3. Remove the herbs and cucumber from the yogurt mixture, squeezing them over the pitcher or bowl to release as much liquid as possible, and discard. Taste and adjust for salt if necessary. Whisk or froth the drink briefly in a blender before serving in tall chilled glasses. Ice is optional.


  • 2 cups whole-milk yogurt
  • 1 ¾ teaspoons fine sea salt, or to taste
  • 1 large cucumber, peeled or not, coarsely chopped
  • 1 ¾ cups coarsely chopped fresh dill and flat-leaf parsley or other mixed herbs, packed
  • 1-2 tablespoons softened unsalted butter, for serving (optional)

Robyn Eckhardt documents Turkey’s expansive cuisine from all regions in Istanbul & Beyond.

In Van, yogurt made from sheep’s milk (sometimes mixed with goat’s milk) is drained in cloth-lined sieves for up to three days, resulting in a yogurt more sensuously rich and creamy than any store-bought Greek-style yogurt. With a little advance planning, it’s easy to achieve the same result at home. Add salt, fresh herbs, and chunks of crunchy cucumber, and you’ve got a wildly flavorful dip. My go-to herbs for this recipe are dill and flat-leaf parsley, but you can use cilantro, chervil, mint, oregano, or even tarragon. The yogurt must be drained for at least 24 hours; the longer it drains, the more delicious the result. Don’t throw away the whey your yogurt gives off. It’s a healthy, refreshing drink and makes a great pickle brine. This dish is an essential element of the Van breakfast and often shares a plate with soft unsalted butter, which diners mash into the yogurt with a fork. It also works well as a meze, and I like it alongside roasted vegetables.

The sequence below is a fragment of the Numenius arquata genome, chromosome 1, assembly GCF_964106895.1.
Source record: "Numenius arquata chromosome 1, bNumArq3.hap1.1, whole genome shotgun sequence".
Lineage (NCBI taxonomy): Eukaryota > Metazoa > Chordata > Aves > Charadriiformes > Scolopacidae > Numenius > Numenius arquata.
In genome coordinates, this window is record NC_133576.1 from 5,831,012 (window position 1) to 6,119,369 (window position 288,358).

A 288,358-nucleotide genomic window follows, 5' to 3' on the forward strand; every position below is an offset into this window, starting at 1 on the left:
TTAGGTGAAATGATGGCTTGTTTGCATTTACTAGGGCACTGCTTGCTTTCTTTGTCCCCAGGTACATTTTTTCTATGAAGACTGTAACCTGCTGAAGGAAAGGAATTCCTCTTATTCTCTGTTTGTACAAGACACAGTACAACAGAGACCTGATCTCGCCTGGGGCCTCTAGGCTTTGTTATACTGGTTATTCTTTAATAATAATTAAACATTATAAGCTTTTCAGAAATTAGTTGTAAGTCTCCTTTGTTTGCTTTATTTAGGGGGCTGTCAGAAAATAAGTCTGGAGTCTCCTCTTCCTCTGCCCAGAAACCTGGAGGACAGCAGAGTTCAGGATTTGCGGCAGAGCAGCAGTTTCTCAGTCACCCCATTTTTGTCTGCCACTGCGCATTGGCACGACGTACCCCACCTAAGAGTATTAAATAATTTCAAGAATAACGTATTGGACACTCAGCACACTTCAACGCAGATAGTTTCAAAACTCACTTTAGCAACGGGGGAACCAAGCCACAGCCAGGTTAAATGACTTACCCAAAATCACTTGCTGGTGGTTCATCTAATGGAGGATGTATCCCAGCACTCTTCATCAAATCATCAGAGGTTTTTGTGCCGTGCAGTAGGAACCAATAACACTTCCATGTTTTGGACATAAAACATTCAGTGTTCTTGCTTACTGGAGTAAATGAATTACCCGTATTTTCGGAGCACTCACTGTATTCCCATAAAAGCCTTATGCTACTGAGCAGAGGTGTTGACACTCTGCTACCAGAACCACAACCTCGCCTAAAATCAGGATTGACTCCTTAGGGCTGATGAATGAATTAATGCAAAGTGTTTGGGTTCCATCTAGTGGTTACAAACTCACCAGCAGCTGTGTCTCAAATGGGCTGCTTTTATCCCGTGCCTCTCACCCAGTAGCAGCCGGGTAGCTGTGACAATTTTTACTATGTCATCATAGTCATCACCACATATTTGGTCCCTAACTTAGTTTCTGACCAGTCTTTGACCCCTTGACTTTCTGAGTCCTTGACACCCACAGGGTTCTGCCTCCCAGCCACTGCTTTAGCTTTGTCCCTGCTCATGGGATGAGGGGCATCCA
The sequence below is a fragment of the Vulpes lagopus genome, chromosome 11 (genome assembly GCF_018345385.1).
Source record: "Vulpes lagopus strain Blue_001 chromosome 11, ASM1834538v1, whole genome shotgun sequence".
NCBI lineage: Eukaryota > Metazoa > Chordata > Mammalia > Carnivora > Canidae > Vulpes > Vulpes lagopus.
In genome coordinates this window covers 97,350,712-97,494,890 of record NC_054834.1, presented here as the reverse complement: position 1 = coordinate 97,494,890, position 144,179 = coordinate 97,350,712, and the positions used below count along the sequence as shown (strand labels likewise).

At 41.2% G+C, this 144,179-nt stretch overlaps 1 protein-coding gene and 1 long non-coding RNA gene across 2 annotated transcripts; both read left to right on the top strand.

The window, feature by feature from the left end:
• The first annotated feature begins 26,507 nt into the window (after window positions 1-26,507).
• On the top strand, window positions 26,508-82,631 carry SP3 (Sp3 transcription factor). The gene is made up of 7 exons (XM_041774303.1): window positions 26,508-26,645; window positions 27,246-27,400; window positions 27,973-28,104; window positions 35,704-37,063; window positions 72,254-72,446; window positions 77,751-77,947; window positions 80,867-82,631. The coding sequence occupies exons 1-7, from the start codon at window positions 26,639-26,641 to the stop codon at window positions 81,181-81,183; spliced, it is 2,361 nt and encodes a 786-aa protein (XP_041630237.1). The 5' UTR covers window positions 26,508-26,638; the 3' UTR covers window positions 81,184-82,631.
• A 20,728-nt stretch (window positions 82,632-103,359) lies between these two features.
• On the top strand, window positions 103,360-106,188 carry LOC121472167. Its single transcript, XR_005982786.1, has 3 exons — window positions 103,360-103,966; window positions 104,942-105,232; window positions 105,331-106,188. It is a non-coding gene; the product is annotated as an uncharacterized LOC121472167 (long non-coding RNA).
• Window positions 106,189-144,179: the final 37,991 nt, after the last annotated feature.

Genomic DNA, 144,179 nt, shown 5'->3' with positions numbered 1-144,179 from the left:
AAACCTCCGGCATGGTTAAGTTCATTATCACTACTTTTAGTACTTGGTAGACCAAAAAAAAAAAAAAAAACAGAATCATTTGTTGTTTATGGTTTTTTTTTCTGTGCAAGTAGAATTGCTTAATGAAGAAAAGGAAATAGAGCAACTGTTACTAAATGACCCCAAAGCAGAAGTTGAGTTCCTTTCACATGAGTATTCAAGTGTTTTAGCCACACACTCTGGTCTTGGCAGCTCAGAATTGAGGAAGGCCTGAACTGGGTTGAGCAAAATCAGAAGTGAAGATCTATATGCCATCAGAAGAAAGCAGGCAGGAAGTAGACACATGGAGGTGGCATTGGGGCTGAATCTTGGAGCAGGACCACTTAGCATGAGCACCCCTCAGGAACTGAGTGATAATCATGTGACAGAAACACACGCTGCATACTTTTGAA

1. Line a sieve large enough to hold the yogurt with a double layer of cheesecloth. Or cut two large cone-shaped paper coffee filters open along their seams and lay them flat in the sieve, overlapping them at its bottom. Set the sieve over a small deep bowl, spoon in the yogurt, and cover with plastic wrap. Refrigerate for at least 24 hours, up to 72 hours.
  2. Unmold the drained yogurt, which will now be a solid mass, into a medium bowl. Whisk in the salt, then taste and add more salt if desired. Stir in the cucumber and herbs. Cover and place in the refrigerator for at least 1 hour.
  3. Stir in any liquid released by the cucumber before serving the yogurt cold in a shallow bowl, with the butter on the side, if you wish.

Oset Babur

Oset Babur is a writer in Boston, MA. Her work on everything from women-owned cider houses to unruly eyebrows lives at www.osetbabur.com or @baburoset.